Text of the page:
Both basketball teams have a strong chance to play in the NCAA tournament this month.

Even lower-profile programs are already making strides through the implementation of the High Performance principles.

Last fall, California field hockey coach Shellie Onstead had a major first: She told two of her players to stay home from practice the next day and take a much-needed break from training.

The High Performance initiative and increased resources such as heart-rate recovery testing helped Onstead make that tough call.

"One of my concerns as a coach was trying to understand that line of where you need to back off on training and push them through -- the big magic thing that we're all looking for," Onstead said. "After doing this for 30 years, you have an idea."

In the October case, she had the sports science data to back up her decision. The women were fatigued, slow to recover and just plain needed rest.

"They hated it," Onstead recalled. "All I can say is in the end we were so healthy. We didn't have people out, we didn't have our usual bout of flu and bronchitis -- always in the end of October and November. I think because we managed it better during the course of the year and then when it hit midterms and the stress is high and they're fatigued, I got to say, 'Don't come to practice and we're going to be better for it.' It's awesome."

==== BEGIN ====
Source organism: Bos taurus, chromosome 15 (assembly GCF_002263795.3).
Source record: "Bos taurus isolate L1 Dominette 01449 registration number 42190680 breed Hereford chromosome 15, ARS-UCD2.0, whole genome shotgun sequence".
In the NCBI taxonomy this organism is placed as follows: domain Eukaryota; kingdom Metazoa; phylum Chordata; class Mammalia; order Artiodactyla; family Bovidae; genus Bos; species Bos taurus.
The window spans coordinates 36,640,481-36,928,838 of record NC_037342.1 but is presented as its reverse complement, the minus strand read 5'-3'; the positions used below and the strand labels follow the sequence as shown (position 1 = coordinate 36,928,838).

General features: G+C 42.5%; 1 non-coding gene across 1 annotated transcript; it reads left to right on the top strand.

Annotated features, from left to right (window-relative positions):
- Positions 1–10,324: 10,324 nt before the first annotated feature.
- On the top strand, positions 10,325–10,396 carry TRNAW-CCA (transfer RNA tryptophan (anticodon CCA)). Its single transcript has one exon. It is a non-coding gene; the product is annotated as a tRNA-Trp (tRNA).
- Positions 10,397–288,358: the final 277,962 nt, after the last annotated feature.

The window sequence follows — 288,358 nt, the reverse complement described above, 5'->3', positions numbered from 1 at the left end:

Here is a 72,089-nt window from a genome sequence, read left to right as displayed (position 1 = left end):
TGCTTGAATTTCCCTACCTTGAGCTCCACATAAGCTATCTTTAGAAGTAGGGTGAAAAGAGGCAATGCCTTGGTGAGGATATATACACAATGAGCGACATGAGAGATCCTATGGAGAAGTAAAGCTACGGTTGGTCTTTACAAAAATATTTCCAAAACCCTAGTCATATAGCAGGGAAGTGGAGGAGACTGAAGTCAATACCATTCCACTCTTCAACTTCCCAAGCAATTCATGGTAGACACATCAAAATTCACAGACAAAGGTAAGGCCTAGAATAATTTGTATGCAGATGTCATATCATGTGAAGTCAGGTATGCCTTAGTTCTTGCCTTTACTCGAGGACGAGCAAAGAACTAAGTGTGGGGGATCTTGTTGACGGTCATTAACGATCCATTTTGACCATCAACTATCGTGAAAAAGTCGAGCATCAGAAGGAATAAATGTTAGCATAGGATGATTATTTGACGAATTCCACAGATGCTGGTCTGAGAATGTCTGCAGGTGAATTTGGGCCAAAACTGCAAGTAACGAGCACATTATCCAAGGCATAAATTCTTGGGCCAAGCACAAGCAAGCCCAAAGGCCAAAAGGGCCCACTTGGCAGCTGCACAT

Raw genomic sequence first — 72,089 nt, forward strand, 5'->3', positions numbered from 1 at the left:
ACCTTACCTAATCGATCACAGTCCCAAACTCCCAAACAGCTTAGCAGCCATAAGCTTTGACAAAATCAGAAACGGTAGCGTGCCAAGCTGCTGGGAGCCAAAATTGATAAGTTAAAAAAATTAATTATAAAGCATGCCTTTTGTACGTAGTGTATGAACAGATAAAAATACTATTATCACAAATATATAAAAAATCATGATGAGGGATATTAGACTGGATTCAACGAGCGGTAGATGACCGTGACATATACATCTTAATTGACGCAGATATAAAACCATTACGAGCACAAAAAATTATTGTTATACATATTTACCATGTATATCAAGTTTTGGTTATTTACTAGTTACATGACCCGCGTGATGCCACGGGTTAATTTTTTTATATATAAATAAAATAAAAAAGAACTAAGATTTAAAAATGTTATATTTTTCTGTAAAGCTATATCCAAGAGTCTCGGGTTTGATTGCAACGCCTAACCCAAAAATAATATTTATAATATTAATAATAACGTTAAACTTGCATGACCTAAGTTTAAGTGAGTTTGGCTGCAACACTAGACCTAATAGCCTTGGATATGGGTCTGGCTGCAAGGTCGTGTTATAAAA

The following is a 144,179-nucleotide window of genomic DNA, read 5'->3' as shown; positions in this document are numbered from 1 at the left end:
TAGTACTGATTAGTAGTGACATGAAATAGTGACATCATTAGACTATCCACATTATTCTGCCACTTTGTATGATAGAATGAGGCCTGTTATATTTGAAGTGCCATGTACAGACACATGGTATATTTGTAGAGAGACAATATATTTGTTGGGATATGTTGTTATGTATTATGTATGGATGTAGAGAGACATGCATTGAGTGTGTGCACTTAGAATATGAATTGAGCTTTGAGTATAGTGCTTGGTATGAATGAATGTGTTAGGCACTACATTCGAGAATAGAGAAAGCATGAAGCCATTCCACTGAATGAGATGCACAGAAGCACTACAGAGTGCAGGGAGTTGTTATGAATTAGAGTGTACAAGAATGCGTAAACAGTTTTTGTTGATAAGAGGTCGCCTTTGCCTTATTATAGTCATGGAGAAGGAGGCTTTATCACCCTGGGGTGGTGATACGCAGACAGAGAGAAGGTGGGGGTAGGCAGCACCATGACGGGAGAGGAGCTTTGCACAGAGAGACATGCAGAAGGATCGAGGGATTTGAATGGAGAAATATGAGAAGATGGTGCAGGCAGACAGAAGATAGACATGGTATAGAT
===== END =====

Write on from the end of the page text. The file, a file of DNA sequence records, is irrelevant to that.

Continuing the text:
Sophomore forward Andrea Earle is grateful now. She realizes how important that step was to her staying healthy and in top form.

"At the time I was experiencing some shortness of breath and fatigue, dramatically changing my heart-rate scores. While I naturally have a high heart rate -- it is present in all my tests -- I was not recovering as quickly," Earle said. "The day off definitely helped improve my current condition, but I was still experiencing a shortness of breath. The doctor gave me an inhaler, diagnosing me with athletic asthma."

Her scores had returned to normal within a couple of days, in time for Cal's game with UC Davis on Oct. 14.

Power doesn't know of another school integrating its resources quite this way and with the facility to boot, and he has done his research at colleges around the country. Power knows Cal could become an example nationally for such an integrated approach.